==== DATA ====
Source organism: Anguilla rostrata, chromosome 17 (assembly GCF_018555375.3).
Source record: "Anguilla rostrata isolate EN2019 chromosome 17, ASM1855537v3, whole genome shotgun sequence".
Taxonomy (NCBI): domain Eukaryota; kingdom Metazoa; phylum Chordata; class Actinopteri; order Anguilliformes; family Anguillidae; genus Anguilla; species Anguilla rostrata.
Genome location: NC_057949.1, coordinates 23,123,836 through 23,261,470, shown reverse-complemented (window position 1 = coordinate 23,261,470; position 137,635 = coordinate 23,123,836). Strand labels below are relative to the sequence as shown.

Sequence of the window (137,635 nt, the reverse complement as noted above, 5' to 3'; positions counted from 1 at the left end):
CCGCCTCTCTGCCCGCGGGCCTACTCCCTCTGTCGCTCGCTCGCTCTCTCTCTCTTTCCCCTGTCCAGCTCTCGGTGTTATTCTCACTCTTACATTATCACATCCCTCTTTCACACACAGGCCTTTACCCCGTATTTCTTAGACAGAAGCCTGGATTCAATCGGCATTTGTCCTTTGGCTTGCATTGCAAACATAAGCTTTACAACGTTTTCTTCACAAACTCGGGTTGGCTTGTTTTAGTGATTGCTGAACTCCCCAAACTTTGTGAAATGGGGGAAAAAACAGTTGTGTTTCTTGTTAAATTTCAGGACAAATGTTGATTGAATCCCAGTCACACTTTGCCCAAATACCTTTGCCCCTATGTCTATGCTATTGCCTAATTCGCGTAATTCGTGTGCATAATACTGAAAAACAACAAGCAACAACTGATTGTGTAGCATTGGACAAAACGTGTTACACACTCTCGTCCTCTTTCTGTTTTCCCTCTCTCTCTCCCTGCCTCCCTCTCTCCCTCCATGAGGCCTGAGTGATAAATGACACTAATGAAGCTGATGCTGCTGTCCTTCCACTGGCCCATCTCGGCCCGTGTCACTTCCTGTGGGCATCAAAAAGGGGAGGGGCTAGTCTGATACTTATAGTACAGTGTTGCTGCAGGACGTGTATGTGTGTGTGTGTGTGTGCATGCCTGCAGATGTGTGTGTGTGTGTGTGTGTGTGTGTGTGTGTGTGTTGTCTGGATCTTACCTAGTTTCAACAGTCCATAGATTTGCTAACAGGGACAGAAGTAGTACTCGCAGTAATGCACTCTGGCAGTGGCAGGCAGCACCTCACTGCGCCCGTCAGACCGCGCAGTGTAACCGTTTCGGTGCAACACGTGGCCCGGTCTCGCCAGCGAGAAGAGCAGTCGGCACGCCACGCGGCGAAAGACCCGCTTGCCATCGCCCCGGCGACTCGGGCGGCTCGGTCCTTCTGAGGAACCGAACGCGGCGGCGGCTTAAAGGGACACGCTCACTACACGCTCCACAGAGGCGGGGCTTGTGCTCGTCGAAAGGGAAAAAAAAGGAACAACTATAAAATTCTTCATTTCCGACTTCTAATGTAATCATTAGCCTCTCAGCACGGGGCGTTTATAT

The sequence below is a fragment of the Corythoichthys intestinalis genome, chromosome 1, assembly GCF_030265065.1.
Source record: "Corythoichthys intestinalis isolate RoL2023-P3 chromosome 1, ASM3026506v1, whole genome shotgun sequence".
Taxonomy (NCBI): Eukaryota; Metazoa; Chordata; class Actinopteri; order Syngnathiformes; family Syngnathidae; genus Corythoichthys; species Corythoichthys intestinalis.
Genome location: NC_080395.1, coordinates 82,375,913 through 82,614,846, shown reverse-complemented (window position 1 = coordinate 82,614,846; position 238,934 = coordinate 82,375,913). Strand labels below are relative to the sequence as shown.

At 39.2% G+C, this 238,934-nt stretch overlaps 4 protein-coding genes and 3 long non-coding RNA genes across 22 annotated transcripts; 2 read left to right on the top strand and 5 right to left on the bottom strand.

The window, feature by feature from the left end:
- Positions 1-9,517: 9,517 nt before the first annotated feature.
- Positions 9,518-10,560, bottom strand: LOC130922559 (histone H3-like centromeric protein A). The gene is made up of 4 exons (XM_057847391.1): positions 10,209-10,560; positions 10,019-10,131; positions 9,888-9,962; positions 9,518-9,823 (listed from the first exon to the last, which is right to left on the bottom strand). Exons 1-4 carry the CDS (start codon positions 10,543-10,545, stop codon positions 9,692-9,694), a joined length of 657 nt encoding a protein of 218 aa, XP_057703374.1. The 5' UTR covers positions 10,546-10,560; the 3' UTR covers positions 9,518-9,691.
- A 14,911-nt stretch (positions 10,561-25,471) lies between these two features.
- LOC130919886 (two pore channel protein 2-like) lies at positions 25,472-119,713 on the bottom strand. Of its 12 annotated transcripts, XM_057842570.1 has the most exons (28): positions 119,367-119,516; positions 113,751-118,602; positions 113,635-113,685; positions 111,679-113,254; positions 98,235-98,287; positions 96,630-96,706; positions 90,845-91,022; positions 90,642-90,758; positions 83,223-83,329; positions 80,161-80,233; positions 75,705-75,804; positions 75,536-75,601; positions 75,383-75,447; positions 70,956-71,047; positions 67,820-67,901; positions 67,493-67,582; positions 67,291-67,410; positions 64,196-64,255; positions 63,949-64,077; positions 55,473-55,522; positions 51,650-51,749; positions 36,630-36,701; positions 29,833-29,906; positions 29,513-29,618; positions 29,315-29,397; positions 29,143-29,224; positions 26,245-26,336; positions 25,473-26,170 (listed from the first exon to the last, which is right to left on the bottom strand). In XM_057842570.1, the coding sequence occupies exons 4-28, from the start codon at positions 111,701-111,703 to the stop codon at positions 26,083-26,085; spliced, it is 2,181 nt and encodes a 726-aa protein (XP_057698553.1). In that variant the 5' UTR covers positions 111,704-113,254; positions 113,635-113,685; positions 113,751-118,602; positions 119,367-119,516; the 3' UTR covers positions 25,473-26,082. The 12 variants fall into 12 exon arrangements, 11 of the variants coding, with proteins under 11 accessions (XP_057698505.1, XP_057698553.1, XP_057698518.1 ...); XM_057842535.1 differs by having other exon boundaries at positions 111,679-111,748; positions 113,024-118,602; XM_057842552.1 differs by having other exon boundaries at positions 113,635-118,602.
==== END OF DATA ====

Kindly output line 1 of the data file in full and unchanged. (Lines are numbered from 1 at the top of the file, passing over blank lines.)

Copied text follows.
Source organism: Anguilla rostrata, chromosome 17 (assembly GCF_018555375.3).